David Davidson, Chair of Cushman & Wakefield in Scotland comments:
“The main (only?) topic of conversation currently is Brexit. It is an undoubted black cloud on the horizon for occupiers and investors alike, but its impact will be felt across the whole of the UK and not just Scotland.
A short-term benefit of the Brexit negotiations has been some investor caution on the London market and the high pricing levels there relative to the risks of future market adjustment.
Aided by the UK’s weak currency, this has created a wave of new investors coming to the UK regions in 2018 seeking higher yields. At Maxim Business Park, near Glasgow, which we sold for £38m in September, we had new investors inspecting from Australia, South Africa, India, Singapore, and Northern Ireland, in addition to the usual investors from our local market and from London.
2018 has seen a surprisingly strong occupational market for offices, with high take-up and rising rental levels. Investment levels are up and international interest in the market is strong.
So, with my ‘Brexit will be ok – because surely it has to be?’ glass, what do I predict for 2019 in Scottish Property?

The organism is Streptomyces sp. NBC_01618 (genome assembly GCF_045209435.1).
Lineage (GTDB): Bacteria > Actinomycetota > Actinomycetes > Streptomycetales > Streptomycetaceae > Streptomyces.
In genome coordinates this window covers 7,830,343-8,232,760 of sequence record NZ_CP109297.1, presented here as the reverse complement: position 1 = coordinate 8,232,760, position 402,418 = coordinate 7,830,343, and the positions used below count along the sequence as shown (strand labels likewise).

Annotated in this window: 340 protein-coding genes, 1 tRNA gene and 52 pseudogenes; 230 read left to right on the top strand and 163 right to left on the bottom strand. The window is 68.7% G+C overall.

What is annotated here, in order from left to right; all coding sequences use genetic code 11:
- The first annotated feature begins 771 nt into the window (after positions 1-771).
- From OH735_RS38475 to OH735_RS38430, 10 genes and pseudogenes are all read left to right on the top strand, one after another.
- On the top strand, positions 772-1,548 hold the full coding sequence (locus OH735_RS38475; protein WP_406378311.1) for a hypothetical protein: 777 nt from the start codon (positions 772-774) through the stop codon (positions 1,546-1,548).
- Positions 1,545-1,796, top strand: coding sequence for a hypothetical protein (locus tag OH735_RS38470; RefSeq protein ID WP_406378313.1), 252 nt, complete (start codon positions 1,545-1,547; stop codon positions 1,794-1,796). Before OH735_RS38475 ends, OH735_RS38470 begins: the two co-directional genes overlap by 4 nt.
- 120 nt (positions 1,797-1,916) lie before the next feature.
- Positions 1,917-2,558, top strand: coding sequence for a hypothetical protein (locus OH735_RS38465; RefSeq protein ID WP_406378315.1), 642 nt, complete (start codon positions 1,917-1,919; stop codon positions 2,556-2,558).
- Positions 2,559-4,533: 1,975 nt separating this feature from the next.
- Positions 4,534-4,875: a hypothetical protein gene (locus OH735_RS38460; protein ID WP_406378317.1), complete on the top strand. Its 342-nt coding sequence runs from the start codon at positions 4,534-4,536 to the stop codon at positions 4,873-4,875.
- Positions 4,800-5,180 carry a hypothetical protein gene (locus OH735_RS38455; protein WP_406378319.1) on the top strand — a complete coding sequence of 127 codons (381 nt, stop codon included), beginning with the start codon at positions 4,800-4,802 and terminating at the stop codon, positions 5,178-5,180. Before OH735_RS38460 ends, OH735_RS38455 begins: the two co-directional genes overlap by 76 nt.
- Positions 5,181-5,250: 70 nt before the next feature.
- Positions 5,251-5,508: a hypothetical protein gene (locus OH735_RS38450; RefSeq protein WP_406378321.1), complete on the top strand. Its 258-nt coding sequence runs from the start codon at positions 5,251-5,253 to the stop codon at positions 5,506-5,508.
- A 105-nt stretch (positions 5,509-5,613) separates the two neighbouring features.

- More office pre-lets – with no new supply coming through, tenants are having to look at longer term commitments. The Government Property Agency (formerly GPU) will lead the way but watch out for at least two large corporates to sign pre-lets in the Central belt.
- Speculative space to commence – In addition to ‘the Haymarket’ office element starting on site at least three other schemes will start construction in 2019.
- PRS – At least three developments start with UK Institutional fund backing. The economics for PRS for main stream investors has not worked so far in Scotland. This is going to change as pressure to invest increases.
- Retail – Increased trade in the Shopping Centre market – pressure is growing for a re-pricing of secondary and tertiary retail centres which will then create buying opportunities for developers and opportunity Funds.
- Aberdeen market activity to increase – Whilst the economy is diversifying and less reliant on oil and gas, the much-improved oil price will lead to increased confidence and activity across all sectors. Aberdeen looks under-priced.